Mar 1, 2007

Hero Honda CBZ X-Treme: How's it going

Someone asked how the Hero Honda CBZ X-Treme is doing. Well, it's doing rather well. I haven't been with a bike this extroverted (or ugly, for that matter) in quite a while. Since I can't see its warts from the saddle, I'm quite happy with it. In fact, I'm actually thrilled with it.

My favourite bit is the engine. As I've said before, the engine isn't a run of the mill. It's noisy, barky, throaty, stressed out, torquey and exciting. Very un-HH, really. I love it. It turns everyone of my rides, local or extra-urban, into a thrilling, full-chat-hard-brake-full-chat sort of thing. It sounds like I'm on a pogo stick, but it's lovely. It also happens to handle exceedingly well, is a bit flighty in a crosswind and good on the brakes. In my on-off throttle mode, it manages to drag the litre out satisfactorily and I can't complain. On any front.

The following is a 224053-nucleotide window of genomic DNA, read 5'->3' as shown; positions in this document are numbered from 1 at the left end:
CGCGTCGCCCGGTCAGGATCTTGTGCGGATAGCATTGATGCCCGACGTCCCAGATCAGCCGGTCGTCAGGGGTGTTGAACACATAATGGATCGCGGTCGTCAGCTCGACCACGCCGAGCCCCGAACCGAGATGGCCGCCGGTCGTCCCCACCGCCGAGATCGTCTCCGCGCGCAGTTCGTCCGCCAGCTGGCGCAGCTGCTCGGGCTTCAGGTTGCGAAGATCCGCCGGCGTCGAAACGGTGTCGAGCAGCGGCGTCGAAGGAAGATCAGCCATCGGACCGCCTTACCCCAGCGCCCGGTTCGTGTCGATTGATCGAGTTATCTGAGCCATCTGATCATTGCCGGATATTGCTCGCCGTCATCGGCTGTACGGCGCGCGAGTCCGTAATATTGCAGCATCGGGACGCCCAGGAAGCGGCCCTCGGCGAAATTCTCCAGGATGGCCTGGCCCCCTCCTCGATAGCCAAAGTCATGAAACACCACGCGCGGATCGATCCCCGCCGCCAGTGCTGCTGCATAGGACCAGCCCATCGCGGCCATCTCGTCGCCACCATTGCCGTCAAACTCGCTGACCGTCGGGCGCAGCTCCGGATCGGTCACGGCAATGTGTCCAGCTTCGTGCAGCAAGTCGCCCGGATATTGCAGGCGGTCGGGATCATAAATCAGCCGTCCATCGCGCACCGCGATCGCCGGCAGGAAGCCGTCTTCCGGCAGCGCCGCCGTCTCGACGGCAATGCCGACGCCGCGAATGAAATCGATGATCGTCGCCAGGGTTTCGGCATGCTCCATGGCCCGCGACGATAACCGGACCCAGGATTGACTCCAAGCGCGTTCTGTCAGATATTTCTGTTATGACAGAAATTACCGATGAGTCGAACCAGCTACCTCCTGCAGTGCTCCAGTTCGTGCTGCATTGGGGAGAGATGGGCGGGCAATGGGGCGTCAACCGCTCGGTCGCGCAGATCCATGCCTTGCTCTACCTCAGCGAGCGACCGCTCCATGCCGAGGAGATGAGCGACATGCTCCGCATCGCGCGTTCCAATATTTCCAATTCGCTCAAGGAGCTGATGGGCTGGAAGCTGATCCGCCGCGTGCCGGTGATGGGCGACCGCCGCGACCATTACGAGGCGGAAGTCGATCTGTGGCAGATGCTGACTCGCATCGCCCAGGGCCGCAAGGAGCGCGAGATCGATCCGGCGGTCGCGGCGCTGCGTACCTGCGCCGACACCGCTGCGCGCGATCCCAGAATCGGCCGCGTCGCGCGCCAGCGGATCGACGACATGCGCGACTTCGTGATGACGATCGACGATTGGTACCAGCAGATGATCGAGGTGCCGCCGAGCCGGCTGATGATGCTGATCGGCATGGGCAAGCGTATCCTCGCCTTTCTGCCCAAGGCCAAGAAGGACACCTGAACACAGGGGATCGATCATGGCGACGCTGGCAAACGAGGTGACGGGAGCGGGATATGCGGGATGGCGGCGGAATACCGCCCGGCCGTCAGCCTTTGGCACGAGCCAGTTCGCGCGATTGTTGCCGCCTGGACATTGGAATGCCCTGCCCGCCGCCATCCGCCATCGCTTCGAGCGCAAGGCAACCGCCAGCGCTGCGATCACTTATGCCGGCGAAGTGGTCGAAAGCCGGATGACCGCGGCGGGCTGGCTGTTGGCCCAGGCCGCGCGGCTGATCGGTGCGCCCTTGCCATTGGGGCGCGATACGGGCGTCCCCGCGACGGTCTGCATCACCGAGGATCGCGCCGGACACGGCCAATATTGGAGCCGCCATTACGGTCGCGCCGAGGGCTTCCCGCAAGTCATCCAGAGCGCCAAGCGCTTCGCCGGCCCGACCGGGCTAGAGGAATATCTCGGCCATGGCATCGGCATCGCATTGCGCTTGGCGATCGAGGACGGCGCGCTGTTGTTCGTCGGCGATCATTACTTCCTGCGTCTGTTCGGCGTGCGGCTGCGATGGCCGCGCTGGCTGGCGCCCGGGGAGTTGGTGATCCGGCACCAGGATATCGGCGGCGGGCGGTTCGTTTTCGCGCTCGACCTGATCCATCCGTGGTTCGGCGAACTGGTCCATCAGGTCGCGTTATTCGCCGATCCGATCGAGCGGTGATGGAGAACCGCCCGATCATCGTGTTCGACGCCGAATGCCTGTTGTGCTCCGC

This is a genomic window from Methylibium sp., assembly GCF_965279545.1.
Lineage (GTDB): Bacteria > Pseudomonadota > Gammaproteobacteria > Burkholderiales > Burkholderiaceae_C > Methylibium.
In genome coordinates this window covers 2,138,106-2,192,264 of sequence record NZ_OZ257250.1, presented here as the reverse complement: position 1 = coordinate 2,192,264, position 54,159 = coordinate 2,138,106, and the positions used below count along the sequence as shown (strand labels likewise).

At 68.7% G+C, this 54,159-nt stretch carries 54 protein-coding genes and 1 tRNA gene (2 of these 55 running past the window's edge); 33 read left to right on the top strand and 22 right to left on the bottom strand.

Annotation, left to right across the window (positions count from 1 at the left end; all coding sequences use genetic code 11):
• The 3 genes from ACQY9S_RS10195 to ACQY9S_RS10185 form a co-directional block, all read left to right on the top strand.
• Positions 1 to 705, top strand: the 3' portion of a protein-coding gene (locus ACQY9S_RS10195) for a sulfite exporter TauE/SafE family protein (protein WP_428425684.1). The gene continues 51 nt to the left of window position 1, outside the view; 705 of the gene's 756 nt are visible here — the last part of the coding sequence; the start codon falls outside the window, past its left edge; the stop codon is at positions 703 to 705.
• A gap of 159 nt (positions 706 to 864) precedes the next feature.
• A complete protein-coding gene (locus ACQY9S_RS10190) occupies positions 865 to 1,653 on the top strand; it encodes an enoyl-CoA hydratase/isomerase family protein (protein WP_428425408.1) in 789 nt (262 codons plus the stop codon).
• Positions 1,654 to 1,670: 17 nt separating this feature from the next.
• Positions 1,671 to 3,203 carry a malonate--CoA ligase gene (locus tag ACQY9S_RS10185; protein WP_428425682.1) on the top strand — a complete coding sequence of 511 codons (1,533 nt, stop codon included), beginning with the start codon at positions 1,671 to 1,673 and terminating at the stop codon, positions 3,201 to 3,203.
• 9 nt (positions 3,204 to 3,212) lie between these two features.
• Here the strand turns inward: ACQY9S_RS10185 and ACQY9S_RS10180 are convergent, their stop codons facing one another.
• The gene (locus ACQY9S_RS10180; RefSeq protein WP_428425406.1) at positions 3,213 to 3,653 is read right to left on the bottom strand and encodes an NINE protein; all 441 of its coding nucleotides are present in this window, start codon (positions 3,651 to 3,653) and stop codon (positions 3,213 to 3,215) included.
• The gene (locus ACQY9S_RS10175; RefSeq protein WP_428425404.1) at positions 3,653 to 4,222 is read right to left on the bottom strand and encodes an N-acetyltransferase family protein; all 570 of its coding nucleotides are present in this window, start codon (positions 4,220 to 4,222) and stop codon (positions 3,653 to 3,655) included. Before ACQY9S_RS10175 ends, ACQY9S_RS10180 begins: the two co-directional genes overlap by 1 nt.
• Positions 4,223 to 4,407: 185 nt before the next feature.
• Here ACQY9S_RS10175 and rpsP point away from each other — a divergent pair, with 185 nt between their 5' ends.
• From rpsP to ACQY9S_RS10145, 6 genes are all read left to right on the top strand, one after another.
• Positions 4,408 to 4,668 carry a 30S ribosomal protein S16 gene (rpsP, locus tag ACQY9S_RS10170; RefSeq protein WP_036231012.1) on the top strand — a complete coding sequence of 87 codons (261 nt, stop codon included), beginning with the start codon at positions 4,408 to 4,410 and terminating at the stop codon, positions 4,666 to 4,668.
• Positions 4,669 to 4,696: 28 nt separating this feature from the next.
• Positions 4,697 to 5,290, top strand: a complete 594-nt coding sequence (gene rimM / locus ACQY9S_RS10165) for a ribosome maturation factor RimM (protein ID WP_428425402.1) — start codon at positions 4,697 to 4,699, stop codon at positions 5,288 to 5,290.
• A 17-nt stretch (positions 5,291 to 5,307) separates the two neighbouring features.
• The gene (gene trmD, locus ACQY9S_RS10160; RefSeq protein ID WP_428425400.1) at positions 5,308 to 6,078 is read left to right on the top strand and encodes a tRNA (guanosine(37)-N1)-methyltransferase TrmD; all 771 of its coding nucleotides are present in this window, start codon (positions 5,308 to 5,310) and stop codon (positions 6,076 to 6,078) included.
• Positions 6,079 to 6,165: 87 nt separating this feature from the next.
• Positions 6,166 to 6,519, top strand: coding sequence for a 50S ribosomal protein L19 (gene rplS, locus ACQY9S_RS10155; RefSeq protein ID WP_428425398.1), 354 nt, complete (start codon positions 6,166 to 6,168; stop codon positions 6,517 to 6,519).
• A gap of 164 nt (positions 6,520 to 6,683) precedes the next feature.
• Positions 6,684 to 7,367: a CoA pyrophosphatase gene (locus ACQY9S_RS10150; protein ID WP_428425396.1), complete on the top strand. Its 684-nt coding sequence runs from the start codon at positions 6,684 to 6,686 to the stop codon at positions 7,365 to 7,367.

However, as I've said before also, build quality isn't that great. There's a centimetre between the side panels and the tank and it looks horrid. The seat always looks like it is unlocked and the unsightly fairing is just that. I'm seriously thinking of spending some money and buying the poor thing a face lift. A naked headlamp, if the meter pod shape is all right. I removed the astonishingly heavy crash guard and saree guards (so heavy I had a tough time holding them in the lift while I came up to chuck them in the attic) and the bike actually feels lighter. They're that heavy.

What would I change? Dog leg levers. The CBZ-X will make your hands hurt in traffic. Not because the levers are heavy to use, but because they're far away. I'd also upchuck those stupid orange mirrors for more subtle ones (the only mirrors worthy of individual attention are the ones on an MV Agusta, dig?) and that gigantic rubber mudflap in the back. I'll get around to hacking it in half one of these days.

I also fell into love with the seat lock again. I no longer wear my fanny pack, preferring to just hook the straps under the seat and let it lie on the pillion seat. Very liberating.

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